I kept notes in the plain pages at the back of the Landau book. Within a couple of years, I’d tracked down and bought all of the records Bill played for me that day.

I love adult playdates and now I feel as if I’ve had another rewarding musical afternoon, this time with Bob Dylan.

Dylan’s new book, The Philosophy of Modern Song, is sort of like that long-ago afternoon with Bill Lloyd, only without the music. (I hope a soundtrack album to Dylan’s book is imminent.)

Bob Dylan

It’s as if we’re seated on the floor in front of the turntable, and Dylan is flipping through his albums saying, You’ve got to hear this.

He’s picked out 66 songs from all across the musical map, and he tells us about them. There are no details about recording and only once or twice does he examine the songs from a professional songwriter’s viewpoint. He never indulges in self-reference, about a particular song’s influence or ways in which he would approach the same material.

So it’s not a discographical reference. Like a lot of Dylan’s prose, it’s fanciful, often hilarious, and notoriously unreliable. We assume the recording details at the front of every chapter are correct, but all bets are off when it comes to his flights of fancy.

And he takes such flights frequently. With several songs, he goes off on wild tangents.

Consider this meditation on footwear, which I excerpt I from his commentary on “Blue Suede Shoes” by Carl Perkins:

There are more songs about shoes than there are about hats, pants and dresses combined. Ray Price’s keep walking back to him. Betty Lou got a new pair. Chuck Willis didn’t want to hang his up. Shoes reveal character, station and personality. But for all that shoes revealed, they did not give up their secrets easily. [Consider] the white buck, a shoe so proud if its immaculate surface that it came with a small brush to buff any blemish from existence. And one can’t forget blue suede shoes. Has ever a shoe proclaimed its frivolity more joyously? Has any article of clothing ever said more plainly that it wasn’t meant for the farm, that it wasn’t meant to step in pig shit? Poor Carl Perkins, watching Elvis Presley sing his song “Blue Suede Shoes” on TV in 1956 from a hospital bed. At that point, Carl’s version had sold a million copies, but a car accident slowed the momentum of Carl’s career and it never truly recovered. Elvis, on the other hand, was all sullen eyes and sharp cheekbones, backwoods-born but city-livin’, truck-drivin’, hip-shakin’ with a feral whiff of danger. Carl wrote this song, but if Elvis was alive today, he’d be the one to have a deal with Nike.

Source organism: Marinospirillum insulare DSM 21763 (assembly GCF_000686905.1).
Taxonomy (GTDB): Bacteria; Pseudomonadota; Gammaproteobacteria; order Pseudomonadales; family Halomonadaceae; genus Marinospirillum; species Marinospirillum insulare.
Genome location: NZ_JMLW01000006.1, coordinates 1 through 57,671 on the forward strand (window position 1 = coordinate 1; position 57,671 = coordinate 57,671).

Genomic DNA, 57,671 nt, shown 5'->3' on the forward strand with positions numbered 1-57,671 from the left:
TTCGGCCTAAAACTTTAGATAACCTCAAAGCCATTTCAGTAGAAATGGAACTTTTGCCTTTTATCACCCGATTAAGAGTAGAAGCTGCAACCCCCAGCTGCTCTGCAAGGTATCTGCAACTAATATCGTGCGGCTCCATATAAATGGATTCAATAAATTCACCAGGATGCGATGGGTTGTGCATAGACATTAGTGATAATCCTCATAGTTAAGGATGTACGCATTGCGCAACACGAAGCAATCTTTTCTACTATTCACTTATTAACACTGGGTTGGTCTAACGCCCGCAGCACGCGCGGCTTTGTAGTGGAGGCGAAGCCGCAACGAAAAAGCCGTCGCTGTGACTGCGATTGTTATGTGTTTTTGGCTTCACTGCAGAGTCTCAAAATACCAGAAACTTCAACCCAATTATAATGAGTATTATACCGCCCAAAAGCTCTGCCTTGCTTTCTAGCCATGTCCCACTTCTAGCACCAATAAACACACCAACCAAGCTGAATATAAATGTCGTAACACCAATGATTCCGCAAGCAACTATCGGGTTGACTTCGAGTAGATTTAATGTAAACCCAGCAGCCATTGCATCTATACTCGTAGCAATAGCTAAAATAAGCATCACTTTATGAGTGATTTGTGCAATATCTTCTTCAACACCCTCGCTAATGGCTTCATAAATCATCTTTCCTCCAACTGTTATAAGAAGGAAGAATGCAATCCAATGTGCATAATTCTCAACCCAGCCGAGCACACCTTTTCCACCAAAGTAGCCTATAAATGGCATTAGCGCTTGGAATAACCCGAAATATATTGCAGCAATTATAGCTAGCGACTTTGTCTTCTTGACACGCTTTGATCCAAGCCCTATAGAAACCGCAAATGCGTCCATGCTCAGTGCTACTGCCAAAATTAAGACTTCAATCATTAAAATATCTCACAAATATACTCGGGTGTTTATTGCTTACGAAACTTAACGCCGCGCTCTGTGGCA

Feral whiff? It’s writing like that that makes me wish Dylan published prose more often.

Turns out he’s not just the winner of the Nobel Prize for Literature, he’s also the master of the Dad Joke.

These vamps are like transcriptions from those off-the-wall monologues Dylan used to deliver when he hosted his Theme Time Radio Hour on satellite radio. The book is much like the show in the sense that he wants to educate us about the music that made him.

A treatise on the bluegrass music of the Osborne Brothers’ 1957 recording of “Ruby, Are You Mad?” somehow morphs into a discussion of heavy metal music. He concludes the two forms of music have a lot in common: “This [bluegrass music] is speed metal without the embarrassment of Spandex and junior high school devil worship.”

He loves tall tales. Discussing Roy Orbison’s “Blue Bayou,” he references Linda Ronstadt’s hit version of the song. “A lot of people cite The Dickson Baseball Dictionary as listing ‘Linda Ronstadt’ as a synonym for a baseball,” he deadpans, because the ball “‘blew by you.’ When Herb Carneal announced a Twins game and the opposing team’s batter would take a strike off a fastball, Herb would giddily exclaim, ‘Thank you, Roy Orbison.’”

There’s no such entry in my edition of the Dickson book, but why quibble. I’m not sure Dylan’s writing would last more than a couple of minutes in the fact-checking department of The New Yorker. Those carnivorous Keepers of Truth would roll up the manuscript and toss it in the dustbin. But who cares? Dylan’s obviously having fun.

Except when he isn’t. There are a couple startling essays on music than turn tragic and unforgettable. You’re laughing along with his word play and then suddenly shocked into silence.

Ry Cooder

Somewhere, Ry Cooder is blushing. Dylan lavishes the great guitarist with Himalayas of praise. His chapter on “Old Violin” reminds me that I need to rethink Johnny Paycheck. I’m suddenly questioning if I missed something in the singing of Perry Como. And what love Dylan’s shows Judy Garland.

The artists range from hillbillies to rappers, with Frank Sinatra, Rosemary Clooney and Bing Crosby thrown in, alongside The Clash, Harold Melvin & the Blue Notes and artists you’ve never heard of. He cares little for political correctness and says, at one point ,that as a field of knowledge expands and is stretched tighter, the skin of society becomes too thin for the comfort of ideas.